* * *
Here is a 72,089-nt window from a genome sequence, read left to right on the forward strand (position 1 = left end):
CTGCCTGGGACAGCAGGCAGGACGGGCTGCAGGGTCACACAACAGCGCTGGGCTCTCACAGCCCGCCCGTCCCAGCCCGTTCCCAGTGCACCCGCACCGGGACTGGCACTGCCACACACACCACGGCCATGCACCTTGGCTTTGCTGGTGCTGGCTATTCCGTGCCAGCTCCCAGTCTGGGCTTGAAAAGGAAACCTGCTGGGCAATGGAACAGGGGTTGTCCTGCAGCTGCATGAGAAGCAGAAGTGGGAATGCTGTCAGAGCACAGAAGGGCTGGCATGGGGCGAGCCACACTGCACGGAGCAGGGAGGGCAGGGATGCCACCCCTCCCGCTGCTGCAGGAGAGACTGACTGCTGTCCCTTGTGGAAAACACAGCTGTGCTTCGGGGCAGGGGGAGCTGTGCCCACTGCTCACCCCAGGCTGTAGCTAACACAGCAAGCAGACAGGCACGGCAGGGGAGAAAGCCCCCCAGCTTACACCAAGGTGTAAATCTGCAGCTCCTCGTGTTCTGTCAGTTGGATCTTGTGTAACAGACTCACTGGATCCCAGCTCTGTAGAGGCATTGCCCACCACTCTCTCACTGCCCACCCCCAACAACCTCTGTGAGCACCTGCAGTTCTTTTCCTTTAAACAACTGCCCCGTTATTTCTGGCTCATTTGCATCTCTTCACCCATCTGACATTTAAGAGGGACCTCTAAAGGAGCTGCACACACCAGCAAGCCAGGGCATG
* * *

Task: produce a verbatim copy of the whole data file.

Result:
Here is a 72,089-nt window from a genome sequence, read left to right on the forward strand (position 1 = left end):
CTGCCTGGGACAGCAGGCAGGACGGGCTGCAGGGTCACACAACAGCGCTGGGCTCTCACAGCCCGCCCGTCCCAGCCCGTTCCCAGTGCACCCGCACCGGGACTGGCACTGCCACACACACCACGGCCATGCACCTTGGCTTTGCTGGTGCTGGCTATTCCGTGCCAGCTCCCAGTCTGGGCTTGAAAAGGAAACCTGCTGGGCAATGGAACAGGGGTTGTCCTGCAGCTGCATGAGAAGCAGAAGTGGGAATGCTGTCAGAGCACAGAAGGGCTGGCATGGGGCGAGCCACACTGCACGGAGCAGGGAGGGCAGGGATGCCACCCCTCCCGCTGCTGCAGGAGAGACTGACTGCTGTCCCTTGTGGAAAACACAGCTGTGCTTCGGGGCAGGGGGAGCTGTGCCCACTGCTCACCCCAGGCTGTAGCTAACACAGCAAGCAGACAGGCACGGCAGGGGAGAAAGCCCCCCAGCTTACACCAAGGTGTAAATCTGCAGCTCCTCGTGTTCTGTCAGTTGGATCTTGTGTAACAGACTCACTGGATCCCAGCTCTGTAGAGGCATTGCCCACCACTCTCTCACTGCCCACCCCCAACAACCTCTGTGAGCACCTGCAGTTCTTTTCCTTTAAACAACTGCCCCGTTATTTCTGGCTCATTTGCATCTCTTCACCCATCTGACATTTAAGAGGGACCTCTAAAGGAGCTGCACACACCAGCAAGCCAGGGCATG